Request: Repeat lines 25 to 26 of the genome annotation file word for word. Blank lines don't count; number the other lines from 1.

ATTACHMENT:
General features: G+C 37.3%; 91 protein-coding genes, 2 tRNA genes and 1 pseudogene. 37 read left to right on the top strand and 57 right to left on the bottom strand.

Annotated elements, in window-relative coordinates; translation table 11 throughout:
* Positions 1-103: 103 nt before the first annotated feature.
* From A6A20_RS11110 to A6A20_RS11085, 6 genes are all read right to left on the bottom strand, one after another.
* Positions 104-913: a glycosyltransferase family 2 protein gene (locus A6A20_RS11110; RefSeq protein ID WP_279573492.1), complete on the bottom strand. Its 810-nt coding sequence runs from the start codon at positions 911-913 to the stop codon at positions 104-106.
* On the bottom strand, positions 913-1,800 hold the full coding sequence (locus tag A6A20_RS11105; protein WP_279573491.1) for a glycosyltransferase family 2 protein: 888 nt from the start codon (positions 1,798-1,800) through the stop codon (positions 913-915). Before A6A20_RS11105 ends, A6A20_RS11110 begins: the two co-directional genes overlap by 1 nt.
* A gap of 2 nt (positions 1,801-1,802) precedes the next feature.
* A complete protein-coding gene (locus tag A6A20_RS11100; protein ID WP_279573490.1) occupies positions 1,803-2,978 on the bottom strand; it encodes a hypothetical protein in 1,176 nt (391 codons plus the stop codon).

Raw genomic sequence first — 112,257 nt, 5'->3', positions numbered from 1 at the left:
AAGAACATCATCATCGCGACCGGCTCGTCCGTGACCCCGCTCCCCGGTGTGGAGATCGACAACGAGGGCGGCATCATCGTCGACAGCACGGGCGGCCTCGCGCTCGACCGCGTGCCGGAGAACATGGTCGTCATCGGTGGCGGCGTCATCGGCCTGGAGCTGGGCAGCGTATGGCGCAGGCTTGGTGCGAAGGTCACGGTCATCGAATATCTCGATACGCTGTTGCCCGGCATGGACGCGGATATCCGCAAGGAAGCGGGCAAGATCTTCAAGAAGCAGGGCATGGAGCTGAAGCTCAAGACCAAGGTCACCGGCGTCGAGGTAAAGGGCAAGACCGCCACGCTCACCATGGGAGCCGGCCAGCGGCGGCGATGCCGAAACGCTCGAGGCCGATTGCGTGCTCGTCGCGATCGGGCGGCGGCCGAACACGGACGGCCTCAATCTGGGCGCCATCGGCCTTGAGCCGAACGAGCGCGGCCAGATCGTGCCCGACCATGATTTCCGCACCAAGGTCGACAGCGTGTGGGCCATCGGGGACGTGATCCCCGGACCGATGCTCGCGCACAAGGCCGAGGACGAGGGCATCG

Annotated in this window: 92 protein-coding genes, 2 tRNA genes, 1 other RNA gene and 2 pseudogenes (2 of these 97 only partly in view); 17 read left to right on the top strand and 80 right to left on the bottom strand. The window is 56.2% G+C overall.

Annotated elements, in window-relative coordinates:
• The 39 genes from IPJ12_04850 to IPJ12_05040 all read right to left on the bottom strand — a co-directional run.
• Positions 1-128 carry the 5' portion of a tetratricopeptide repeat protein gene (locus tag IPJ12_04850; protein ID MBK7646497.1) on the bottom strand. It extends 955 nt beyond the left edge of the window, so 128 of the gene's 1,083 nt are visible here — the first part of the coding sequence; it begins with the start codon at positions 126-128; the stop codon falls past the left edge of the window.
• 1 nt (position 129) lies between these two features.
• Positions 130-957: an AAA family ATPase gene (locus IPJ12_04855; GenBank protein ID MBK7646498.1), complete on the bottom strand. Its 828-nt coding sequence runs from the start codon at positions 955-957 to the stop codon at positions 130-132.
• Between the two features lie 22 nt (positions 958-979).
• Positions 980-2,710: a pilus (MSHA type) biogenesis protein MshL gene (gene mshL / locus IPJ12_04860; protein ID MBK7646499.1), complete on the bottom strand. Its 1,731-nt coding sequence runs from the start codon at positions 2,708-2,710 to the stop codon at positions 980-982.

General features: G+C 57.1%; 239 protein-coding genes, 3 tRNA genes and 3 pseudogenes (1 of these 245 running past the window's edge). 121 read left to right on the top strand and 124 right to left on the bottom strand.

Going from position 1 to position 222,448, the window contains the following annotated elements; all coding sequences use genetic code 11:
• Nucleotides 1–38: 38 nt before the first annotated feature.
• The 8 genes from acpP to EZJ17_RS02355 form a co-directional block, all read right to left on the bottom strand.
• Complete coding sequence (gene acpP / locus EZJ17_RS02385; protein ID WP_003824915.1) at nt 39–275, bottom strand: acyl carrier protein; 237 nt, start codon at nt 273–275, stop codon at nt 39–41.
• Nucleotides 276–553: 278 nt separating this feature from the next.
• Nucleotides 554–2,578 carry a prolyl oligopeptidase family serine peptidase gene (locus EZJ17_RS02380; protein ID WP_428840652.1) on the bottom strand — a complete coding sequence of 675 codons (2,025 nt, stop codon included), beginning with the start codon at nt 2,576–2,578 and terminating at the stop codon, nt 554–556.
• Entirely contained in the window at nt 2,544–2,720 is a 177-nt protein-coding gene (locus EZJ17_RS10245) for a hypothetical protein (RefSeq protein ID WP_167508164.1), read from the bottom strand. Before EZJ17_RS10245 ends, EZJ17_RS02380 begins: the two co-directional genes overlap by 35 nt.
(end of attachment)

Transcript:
• Nucleotides 554–2,578 carry a prolyl oligopeptidase family serine peptidase gene (locus EZJ17_RS02380; protein ID WP_428840652.1) on the bottom strand — a complete coding sequence of 675 codons (2,025 nt, stop codon included), beginning with the start codon at nt 2,576–2,578 and terminating at the stop codon, nt 554–556.
• Entirely contained in the window at nt 2,544–2,720 is a 177-nt protein-coding gene (locus EZJ17_RS10245) for a hypothetical protein (RefSeq protein ID WP_167508164.1), read from the bottom strand. Before EZJ17_RS10245 ends, EZJ17_RS02380 begins: the two co-directional genes overlap by 35 nt.